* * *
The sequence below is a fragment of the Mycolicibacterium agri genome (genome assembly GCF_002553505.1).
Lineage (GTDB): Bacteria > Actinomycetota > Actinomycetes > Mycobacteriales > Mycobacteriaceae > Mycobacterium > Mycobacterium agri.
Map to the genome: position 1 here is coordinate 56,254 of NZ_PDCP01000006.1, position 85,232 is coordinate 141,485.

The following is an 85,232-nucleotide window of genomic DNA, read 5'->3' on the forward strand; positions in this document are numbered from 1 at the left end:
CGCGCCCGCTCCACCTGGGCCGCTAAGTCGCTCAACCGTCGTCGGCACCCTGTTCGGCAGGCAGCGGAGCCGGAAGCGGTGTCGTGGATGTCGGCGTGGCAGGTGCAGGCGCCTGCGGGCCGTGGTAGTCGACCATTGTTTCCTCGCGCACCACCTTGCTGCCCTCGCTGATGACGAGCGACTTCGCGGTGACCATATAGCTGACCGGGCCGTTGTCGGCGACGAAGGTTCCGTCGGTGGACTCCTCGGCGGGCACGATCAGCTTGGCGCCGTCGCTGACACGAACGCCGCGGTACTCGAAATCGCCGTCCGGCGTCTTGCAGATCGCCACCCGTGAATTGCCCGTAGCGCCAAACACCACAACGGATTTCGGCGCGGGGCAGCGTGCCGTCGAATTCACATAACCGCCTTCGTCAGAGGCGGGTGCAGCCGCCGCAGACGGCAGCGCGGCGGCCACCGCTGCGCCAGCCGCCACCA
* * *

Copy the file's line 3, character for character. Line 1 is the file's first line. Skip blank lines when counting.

Map to the genome: position 1 here is coordinate 56,254 of NZ_PDCP01000006.1, position 85,232 is coordinate 141,485.